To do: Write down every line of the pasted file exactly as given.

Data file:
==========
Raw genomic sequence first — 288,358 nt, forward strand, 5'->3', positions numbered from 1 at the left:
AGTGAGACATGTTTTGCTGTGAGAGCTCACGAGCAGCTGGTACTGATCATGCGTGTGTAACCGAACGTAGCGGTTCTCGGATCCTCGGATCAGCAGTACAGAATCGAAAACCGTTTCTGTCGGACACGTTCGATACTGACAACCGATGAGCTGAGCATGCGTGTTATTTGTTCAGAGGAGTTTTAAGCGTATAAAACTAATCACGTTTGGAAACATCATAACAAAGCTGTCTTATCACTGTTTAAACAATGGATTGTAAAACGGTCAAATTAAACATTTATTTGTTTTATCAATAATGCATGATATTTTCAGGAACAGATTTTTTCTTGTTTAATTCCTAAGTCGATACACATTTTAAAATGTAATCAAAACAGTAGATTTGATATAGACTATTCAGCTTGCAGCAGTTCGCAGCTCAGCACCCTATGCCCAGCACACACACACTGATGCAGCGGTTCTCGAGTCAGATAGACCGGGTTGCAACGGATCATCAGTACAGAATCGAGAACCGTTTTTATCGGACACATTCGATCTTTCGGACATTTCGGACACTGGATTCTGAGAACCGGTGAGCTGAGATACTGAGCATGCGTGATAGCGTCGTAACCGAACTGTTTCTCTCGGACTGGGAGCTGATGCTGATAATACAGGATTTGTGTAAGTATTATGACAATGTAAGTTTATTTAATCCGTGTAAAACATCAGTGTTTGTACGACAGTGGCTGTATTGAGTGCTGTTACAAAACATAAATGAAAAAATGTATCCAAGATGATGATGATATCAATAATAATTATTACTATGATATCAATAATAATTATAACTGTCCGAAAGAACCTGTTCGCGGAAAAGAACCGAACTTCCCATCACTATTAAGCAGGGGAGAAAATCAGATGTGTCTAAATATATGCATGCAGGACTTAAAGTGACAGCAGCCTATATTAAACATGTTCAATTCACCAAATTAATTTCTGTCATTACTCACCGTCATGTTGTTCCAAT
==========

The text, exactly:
Raw genomic sequence first — 288,358 nt, forward strand, 5'->3', positions numbered from 1 at the left:
AGTGAGACATGTTTTGCTGTGAGAGCTCACGAGCAGCTGGTACTGATCATGCGTGTGTAACCGAACGTAGCGGTTCTCGGATCCTCGGATCAGCAGTACAGAATCGAAAACCGTTTCTGTCGGACACGTTCGATACTGACAACCGATGAGCTGAGCATGCGTGTTATTTGTTCAGAGGAGTTTTAAGCGTATAAAACTAATCACGTTTGGAAACATCATAACAAAGCTGTCTTATCACTGTTTAAACAATGGATTGTAAAACGGTCAAATTAAACATTTATTTGTTTTATCAATAATGCATGATATTTTCAGGAACAGATTTTTTCTTGTTTAATTCCTAAGTCGATACACATTTTAAAATGTAATCAAAACAGTAGATTTGATATAGACTATTCAGCTTGCAGCAGTTCGCAGCTCAGCACCCTATGCCCAGCACACACACACTGATGCAGCGGTTCTCGAGTCAGATAGACCGGGTTGCAACGGATCATCAGTACAGAATCGAGAACCGTTTTTATCGGACACATTCGATCTTTCGGACATTTCGGACACTGGATTCTGAGAACCGGTGAGCTGAGATACTGAGCATGCGTGATAGCGTCGTAACCGAACTGTTTCTCTCGGACTGGGAGCTGATGCTGATAATACAGGATTTGTGTAAGTATTATGACAATGTAAGTTTATTTAATCCGTGTAAAACATCAGTGTTTGTACGACAGTGGCTGTATTGAGTGCTGTTACAAAACATAAATGAAAAAATGTATCCAAGATGATGATGATATCAATAATAATTATTACTATGATATCAATAATAATTATAACTGTCCGAAAGAACCTGTTCGCGGAAAAGAACCGAACTTCCCATCACTATTAAGCAGGGGAGAAAATCAGATGTGTCTAAATATATGCATGCAGGACTTAAAGTGACAGCAGCCTATATTAAACATGTTCAATTCACCAAATTAATTTCTGTCATTACTCACCGTCATGTTGTTCCAAT